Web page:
The Ducks have been good up front before — at times ranking among the best units in the country — and they certainly have had ample NFL talent through the years. There was Calvin Throckmorton and Penei Sewell, and before them Jake Fisher and Hroniss Grasu, and before them Geoff Schwartz and Gary Zimmerman.

But what Oregon is doing this season is on another level.

It’s not just about keeping Nix clean, something he bears some credit for, as well. Oregon ranks 4th nationally in yards per rush (6.22), is tied for 8th in rushing touchdowns with 19 (and Nix has 8 of those) and 10th in the country in rushing yards per game (241.67). The well-seasoned Ducks, who were 1 of just 8 FBS teams to return with all 5 starters, have barely let opposing linemen get into the backfield at all — against Arizona in Week 6, the Ducks allowed zero tackles-for-loss for the first time since 2010.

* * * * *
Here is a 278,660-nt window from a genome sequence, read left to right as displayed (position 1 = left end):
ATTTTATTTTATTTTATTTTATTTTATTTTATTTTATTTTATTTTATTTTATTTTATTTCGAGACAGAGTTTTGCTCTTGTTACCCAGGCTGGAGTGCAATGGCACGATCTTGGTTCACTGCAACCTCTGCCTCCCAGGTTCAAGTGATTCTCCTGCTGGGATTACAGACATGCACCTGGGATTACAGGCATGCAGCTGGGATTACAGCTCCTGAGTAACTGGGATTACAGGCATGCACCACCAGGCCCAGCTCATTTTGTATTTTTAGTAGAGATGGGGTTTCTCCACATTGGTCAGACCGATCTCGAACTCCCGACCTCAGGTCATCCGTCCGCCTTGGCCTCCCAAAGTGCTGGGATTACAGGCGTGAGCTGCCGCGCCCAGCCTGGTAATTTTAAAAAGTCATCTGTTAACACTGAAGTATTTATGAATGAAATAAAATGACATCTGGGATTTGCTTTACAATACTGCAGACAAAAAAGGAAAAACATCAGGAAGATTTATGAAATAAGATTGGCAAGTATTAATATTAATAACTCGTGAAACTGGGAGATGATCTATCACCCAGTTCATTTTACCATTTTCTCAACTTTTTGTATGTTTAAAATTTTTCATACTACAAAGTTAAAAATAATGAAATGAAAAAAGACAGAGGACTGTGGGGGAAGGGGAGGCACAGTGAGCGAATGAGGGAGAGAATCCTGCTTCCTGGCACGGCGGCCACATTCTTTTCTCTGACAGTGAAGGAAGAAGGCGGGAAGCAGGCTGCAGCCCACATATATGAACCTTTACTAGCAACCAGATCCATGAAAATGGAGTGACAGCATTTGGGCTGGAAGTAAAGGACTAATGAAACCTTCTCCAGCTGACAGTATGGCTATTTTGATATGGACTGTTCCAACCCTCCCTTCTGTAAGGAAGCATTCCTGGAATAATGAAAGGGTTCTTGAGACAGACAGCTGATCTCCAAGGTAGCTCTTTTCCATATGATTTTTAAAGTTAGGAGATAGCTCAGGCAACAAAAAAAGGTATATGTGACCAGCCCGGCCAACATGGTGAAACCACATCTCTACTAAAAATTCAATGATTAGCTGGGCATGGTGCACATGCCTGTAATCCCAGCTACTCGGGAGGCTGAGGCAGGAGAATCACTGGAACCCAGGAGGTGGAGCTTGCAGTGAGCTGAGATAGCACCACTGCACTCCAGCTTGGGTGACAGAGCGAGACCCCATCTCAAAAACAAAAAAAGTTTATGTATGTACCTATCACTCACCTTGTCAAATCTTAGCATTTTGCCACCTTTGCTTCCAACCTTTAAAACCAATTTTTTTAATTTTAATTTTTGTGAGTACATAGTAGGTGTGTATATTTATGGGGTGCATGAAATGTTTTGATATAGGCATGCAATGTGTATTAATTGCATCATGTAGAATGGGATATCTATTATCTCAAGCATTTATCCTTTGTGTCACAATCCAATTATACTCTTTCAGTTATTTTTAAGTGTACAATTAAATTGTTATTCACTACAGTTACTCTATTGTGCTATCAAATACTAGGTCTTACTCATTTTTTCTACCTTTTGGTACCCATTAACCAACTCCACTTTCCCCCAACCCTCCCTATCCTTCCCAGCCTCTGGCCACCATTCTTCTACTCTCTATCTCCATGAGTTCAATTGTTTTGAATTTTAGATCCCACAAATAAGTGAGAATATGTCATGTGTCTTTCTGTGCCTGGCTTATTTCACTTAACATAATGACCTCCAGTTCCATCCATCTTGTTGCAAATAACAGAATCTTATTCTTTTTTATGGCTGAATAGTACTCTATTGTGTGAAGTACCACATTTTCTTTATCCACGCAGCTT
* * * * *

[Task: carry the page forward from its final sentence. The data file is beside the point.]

The advanced stats favor Oregon, as well. According to Football Outsiders, Oregon ranks 3rd nationally in average line yards, 3rd in opportunity rate, 5th in power success rate, 1st in sack rate, 1st in standard downs sack rate and 7th in passing downs sack rate.

But it’s been a while since the Ducks have faced a defense like UCLA’s. Seven weeks to be exact. And while there’s no comparing the Bruins’ to the Georgia Bulldogs, Oregon left that matchup with its ducktails between its legs, falling 49-3.

The Ducks are on high alert for a much-improved UCLA defense that boasts numerous front-seven playmakers in edge rushers Grayson and Gabriel Murphy, Carl Jones and Bo Calvert and linebackers Laiatu Latu and Darius Muasau. On the year, the Bruins have 15 sacks and are allowing just 99 rushing yards per game.

“We just have to have a great awareness for really that entire front and the guys that play in the front seven,” Oregon head coach Dan Lanning told reporters on Monday. “They do a good job of pitching a lot of different looks at you. You see a variety of coverages and a variety of pressures that they’ll run. So, just having an awareness of him is the biggest thing. Knowing where he is at all times and being able to account for him.”


If Oregon’s line has been the best in the country, UCLA’s is not too far behind.